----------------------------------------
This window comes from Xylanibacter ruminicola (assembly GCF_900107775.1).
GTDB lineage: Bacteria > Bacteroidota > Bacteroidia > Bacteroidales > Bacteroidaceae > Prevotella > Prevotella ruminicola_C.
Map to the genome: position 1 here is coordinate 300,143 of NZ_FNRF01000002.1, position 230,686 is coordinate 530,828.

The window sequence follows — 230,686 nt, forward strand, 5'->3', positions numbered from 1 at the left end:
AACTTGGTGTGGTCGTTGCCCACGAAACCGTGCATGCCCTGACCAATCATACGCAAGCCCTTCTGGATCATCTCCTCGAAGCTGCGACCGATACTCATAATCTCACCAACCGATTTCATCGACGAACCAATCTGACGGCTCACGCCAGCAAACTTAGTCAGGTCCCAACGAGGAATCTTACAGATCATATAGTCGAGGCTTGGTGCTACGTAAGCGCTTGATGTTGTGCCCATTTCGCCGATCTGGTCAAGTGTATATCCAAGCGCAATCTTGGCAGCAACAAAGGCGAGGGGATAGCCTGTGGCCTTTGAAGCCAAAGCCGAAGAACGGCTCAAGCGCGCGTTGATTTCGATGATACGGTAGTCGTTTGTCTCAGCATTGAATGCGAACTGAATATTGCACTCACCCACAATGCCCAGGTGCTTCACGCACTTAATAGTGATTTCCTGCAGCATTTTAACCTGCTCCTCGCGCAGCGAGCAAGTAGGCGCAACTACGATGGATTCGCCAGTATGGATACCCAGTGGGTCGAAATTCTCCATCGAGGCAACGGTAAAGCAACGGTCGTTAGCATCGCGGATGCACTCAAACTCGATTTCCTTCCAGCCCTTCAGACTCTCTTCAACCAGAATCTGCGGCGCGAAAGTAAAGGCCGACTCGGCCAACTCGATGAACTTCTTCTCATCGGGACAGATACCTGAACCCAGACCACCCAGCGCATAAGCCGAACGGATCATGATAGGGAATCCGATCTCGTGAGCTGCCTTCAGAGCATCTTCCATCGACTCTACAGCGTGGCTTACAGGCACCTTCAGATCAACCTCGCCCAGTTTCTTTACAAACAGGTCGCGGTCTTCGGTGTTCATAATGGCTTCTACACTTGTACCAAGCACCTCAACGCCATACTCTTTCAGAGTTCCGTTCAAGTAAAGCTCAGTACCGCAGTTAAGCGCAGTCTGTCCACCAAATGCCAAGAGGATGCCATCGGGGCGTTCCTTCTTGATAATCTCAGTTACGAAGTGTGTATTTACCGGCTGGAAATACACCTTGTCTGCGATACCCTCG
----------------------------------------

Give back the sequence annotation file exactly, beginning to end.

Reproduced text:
This window comes from Xylanibacter ruminicola (assembly GCF_900107775.1).
GTDB lineage: Bacteria > Bacteroidota > Bacteroidia > Bacteroidales > Bacteroidaceae > Prevotella > Prevotella ruminicola_C.
Map to the genome: position 1 here is coordinate 300,143 of NZ_FNRF01000002.1, position 230,686 is coordinate 530,828.

The window sequence follows — 230,686 nt, forward strand, 5'->3', positions numbered from 1 at the left end:
AACTTGGTGTGGTCGTTGCCCACGAAACCGTGCATGCCCTGACCAATCATACGCAAGCCCTTCTGGATCATCTCCTCGAAGCTGCGACCGATACTCATAATCTCACCAACCGATTTCATCGACGAACCAATCTGACGGCTCACGCCAGCAAACTTAGTCAGGTCCCAACGAGGAATCTTACAGATCATATAGTCGAGGCTTGGTGCTACGTAAGCGCTTGATGTTGTGCCCATTTCGCCGATCTGGTCAAGTGTATATCCAAGCGCAATCTTGGCAGCAACAAAGGCGAGGGGATAGCCTGTGGCCTTTGAAGCCAAAGCCGAAGAACGGCTCAAGCGCGCGTTGATTTCGATGATACGGTAGTCGTTTGTCTCAGCATTGAATGCGAACTGAATATTGCACTCACCCACAATGCCCAGGTGCTTCACGCACTTAATAGTGATTTCCTGCAGCATTTTAACCTGCTCCTCGCGCAGCGAGCAAGTAGGCGCAACTACGATGGATTCGCCAGTATGGATACCCAGTGGGTCGAAATTCTCCATCGAGGCAACGGTAAAGCAACGGTCGTTAGCATCGCGGATGCACTCAAACTCGATTTCCTTCCAGCCCTTCAGACTCTCTTCAACCAGAATCTGCGGCGCGAAAGTAAAGGCCGACTCGGCCAACTCGATGAACTTCTTCTCATCGGGACAGATACCTGAACCCAGACCACCCAGCGCATAAGCCGAACGGATCATGATAGGGAATCCGATCTCGTGAGCTGCCTTCAGAGCATCTTCCATCGACTCTACAGCGTGGCTTACAGGCACCTTCAGATCAACCTCGCCCAGTTTCTTTACAAACAGGTCGCGGTCTTCGGTGTTCATAATGGCTTCTACACTTGTACCAAGCACCTCAACGCCATACTCTTTCAGAGTTCCGTTCAAGTAAAGCTCAGTACCGCAGTTAAGCGCAGTCTGTCCACCAAATGCCAAGAGGATGCCATCGGGGCGTTCCTTCTTGATAATCTCAGTTACGAAGTGTGTATTTACCGGCTGGAAATACACCTTGTCTGCGATACCCTCG